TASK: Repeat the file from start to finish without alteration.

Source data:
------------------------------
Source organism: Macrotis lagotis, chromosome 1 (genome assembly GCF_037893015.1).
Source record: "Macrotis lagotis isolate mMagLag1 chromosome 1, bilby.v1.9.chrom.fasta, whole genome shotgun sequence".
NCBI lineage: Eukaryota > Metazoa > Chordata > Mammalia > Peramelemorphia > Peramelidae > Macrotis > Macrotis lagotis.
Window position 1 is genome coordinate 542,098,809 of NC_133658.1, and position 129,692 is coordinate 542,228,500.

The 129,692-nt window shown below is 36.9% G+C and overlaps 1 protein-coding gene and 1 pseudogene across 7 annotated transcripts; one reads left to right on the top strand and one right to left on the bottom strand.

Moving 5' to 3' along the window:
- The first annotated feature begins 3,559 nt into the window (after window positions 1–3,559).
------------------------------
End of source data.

Source organism: Macrotis lagotis, chromosome 1 (genome assembly GCF_037893015.1).
Source record: "Macrotis lagotis isolate mMagLag1 chromosome 1, bilby.v1.9.chrom.fasta, whole genome shotgun sequence".
NCBI lineage: Eukaryota > Metazoa > Chordata > Mammalia > Peramelemorphia > Peramelidae > Macrotis > Macrotis lagotis.
Window position 1 is genome coordinate 542,098,809 of NC_133658.1, and position 129,692 is coordinate 542,228,500.

The 129,692-nt window shown below is 36.9% G+C and overlaps 1 protein-coding gene and 1 pseudogene across 7 annotated transcripts; one reads left to right on the top strand and one right to left on the bottom strand.

Moving 5' to 3' along the window:
- The first annotated feature begins 3,559 nt into the window (after window positions 1–3,559).